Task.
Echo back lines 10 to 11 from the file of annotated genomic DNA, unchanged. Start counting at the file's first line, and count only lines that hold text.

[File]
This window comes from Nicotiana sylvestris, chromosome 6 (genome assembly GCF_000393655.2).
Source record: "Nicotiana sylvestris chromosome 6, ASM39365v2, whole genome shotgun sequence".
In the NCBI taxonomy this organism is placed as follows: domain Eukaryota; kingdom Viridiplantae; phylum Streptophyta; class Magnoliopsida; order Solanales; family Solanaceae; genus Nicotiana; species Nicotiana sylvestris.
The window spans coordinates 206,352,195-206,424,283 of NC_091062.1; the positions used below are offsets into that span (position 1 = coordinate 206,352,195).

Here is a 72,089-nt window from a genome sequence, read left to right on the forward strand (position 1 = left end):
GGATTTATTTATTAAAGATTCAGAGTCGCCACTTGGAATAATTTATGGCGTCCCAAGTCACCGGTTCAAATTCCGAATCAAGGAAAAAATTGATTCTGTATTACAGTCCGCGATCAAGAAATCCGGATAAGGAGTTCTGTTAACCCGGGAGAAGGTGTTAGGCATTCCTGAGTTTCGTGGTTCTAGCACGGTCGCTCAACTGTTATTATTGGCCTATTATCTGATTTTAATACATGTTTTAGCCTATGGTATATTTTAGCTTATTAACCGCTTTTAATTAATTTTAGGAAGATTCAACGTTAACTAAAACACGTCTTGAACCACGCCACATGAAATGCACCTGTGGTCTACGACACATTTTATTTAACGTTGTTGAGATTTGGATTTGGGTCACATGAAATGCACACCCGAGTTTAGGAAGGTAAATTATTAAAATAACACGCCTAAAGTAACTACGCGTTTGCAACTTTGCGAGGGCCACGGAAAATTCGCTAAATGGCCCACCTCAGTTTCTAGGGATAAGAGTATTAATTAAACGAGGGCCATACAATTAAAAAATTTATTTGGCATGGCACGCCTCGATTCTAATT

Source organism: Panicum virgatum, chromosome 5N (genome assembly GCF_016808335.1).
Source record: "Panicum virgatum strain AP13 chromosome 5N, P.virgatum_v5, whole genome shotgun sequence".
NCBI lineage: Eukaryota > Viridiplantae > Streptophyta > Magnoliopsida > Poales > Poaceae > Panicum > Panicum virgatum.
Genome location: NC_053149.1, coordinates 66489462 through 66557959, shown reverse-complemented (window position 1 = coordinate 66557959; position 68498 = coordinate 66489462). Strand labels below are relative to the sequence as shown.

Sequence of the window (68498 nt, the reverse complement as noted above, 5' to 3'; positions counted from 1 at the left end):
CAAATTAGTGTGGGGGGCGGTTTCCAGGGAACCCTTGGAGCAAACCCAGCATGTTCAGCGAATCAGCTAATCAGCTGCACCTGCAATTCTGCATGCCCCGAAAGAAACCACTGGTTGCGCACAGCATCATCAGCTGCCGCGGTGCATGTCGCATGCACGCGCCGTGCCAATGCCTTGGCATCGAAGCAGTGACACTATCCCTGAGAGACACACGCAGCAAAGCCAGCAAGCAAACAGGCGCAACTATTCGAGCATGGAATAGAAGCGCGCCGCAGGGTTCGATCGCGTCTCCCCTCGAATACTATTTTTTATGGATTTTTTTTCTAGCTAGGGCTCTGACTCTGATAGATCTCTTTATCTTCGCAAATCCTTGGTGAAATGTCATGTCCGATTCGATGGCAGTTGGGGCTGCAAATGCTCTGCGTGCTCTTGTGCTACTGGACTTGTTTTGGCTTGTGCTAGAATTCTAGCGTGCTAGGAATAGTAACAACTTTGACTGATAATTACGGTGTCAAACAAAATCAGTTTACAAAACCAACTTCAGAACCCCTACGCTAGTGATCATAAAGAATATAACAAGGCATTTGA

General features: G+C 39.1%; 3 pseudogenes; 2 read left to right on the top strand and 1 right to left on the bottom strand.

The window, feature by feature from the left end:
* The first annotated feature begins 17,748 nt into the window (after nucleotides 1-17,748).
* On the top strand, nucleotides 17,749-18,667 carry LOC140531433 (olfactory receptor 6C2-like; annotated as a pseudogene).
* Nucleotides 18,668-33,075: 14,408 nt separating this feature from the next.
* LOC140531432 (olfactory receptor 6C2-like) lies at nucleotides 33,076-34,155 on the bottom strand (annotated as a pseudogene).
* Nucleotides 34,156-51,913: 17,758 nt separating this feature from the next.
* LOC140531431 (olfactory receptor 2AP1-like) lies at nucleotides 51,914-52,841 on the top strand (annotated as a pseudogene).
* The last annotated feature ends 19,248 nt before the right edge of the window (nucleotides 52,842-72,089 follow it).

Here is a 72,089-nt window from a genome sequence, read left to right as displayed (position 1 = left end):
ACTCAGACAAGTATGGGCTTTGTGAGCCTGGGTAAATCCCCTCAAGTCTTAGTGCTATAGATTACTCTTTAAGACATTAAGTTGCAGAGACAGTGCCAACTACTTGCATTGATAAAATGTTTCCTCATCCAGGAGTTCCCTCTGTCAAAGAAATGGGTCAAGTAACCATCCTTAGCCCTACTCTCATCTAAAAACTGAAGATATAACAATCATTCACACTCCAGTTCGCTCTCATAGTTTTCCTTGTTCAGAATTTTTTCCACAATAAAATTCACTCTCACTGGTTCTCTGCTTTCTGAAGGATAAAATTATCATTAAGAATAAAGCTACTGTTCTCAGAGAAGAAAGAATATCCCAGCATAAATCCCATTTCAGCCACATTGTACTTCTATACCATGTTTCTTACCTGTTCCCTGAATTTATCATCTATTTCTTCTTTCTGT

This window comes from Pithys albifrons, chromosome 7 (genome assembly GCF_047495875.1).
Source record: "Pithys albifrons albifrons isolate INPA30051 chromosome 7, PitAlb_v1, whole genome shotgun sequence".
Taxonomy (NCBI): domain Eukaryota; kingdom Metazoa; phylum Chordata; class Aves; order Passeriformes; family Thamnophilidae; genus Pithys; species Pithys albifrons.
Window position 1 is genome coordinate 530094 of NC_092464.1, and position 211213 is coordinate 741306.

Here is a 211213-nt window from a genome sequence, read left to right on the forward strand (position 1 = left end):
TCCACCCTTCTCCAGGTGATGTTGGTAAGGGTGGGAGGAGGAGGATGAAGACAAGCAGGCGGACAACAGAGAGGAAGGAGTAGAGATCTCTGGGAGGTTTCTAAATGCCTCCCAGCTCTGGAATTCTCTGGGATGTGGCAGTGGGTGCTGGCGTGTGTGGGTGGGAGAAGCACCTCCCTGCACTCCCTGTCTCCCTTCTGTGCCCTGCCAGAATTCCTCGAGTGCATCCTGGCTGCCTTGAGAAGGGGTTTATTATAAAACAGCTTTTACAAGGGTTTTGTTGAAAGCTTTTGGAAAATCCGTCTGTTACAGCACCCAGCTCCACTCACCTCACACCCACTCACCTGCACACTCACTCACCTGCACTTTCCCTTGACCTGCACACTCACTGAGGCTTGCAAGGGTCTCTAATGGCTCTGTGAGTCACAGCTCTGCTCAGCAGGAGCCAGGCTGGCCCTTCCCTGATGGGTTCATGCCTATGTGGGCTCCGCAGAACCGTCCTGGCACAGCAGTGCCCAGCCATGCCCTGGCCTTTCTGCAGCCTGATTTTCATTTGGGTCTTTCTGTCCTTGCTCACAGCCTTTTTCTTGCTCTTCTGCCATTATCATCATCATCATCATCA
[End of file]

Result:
Genome location: NC_053149.1, coordinates 66489462 through 66557959, shown reverse-complemented (window position 1 = coordinate 66557959; position 68498 = coordinate 66489462). Strand labels below are relative to the sequence as shown.

Sequence of the window (68498 nt, the reverse complement as noted above, 5' to 3'; positions counted from 1 at the left end):